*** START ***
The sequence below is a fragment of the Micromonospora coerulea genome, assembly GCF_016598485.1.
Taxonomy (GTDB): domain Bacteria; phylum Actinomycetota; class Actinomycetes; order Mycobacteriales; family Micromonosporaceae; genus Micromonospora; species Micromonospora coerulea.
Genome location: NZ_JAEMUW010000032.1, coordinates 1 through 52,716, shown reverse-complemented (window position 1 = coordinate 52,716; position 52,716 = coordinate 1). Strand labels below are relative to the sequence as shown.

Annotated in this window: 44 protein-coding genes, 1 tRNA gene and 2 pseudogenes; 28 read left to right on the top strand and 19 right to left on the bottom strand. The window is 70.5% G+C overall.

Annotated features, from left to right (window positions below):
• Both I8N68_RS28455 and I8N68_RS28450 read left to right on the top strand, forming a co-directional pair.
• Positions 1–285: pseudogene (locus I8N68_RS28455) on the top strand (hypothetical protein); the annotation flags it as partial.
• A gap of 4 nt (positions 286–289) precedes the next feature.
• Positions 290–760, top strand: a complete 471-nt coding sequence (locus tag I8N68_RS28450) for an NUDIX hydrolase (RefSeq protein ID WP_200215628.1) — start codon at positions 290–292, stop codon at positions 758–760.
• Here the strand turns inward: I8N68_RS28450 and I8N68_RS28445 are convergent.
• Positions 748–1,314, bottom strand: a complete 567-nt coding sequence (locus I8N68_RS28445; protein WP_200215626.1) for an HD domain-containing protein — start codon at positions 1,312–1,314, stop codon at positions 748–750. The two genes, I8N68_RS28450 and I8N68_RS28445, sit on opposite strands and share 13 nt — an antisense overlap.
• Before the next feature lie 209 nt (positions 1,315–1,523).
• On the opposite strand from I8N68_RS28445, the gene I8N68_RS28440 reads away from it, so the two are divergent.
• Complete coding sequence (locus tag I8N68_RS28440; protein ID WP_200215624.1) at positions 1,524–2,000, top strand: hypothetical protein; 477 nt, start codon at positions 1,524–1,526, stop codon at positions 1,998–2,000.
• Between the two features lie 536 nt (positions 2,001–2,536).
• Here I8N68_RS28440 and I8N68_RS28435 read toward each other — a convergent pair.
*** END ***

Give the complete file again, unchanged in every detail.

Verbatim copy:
The sequence below is a fragment of the Micromonospora coerulea genome, assembly GCF_016598485.1.
Taxonomy (GTDB): domain Bacteria; phylum Actinomycetota; class Actinomycetes; order Mycobacteriales; family Micromonosporaceae; genus Micromonospora; species Micromonospora coerulea.
Genome location: NZ_JAEMUW010000032.1, coordinates 1 through 52,716, shown reverse-complemented (window position 1 = coordinate 52,716; position 52,716 = coordinate 1). Strand labels below are relative to the sequence as shown.

Annotated in this window: 44 protein-coding genes, 1 tRNA gene and 2 pseudogenes; 28 read left to right on the top strand and 19 right to left on the bottom strand. The window is 70.5% G+C overall.

Annotated features, from left to right (window positions below):
• Both I8N68_RS28455 and I8N68_RS28450 read left to right on the top strand, forming a co-directional pair.
• Positions 1–285: pseudogene (locus I8N68_RS28455) on the top strand (hypothetical protein); the annotation flags it as partial.
• A gap of 4 nt (positions 286–289) precedes the next feature.
• Positions 290–760, top strand: a complete 471-nt coding sequence (locus tag I8N68_RS28450) for an NUDIX hydrolase (RefSeq protein ID WP_200215628.1) — start codon at positions 290–292, stop codon at positions 758–760.
• Here the strand turns inward: I8N68_RS28450 and I8N68_RS28445 are convergent.
• Positions 748–1,314, bottom strand: a complete 567-nt coding sequence (locus I8N68_RS28445; protein WP_200215626.1) for an HD domain-containing protein — start codon at positions 1,312–1,314, stop codon at positions 748–750. The two genes, I8N68_RS28450 and I8N68_RS28445, sit on opposite strands and share 13 nt — an antisense overlap.
• Before the next feature lie 209 nt (positions 1,315–1,523).
• On the opposite strand from I8N68_RS28445, the gene I8N68_RS28440 reads away from it, so the two are divergent.
• Complete coding sequence (locus tag I8N68_RS28440; protein ID WP_200215624.1) at positions 1,524–2,000, top strand: hypothetical protein; 477 nt, start codon at positions 1,524–1,526, stop codon at positions 1,998–2,000.
• Between the two features lie 536 nt (positions 2,001–2,536).
• Here I8N68_RS28440 and I8N68_RS28435 read toward each other — a convergent pair.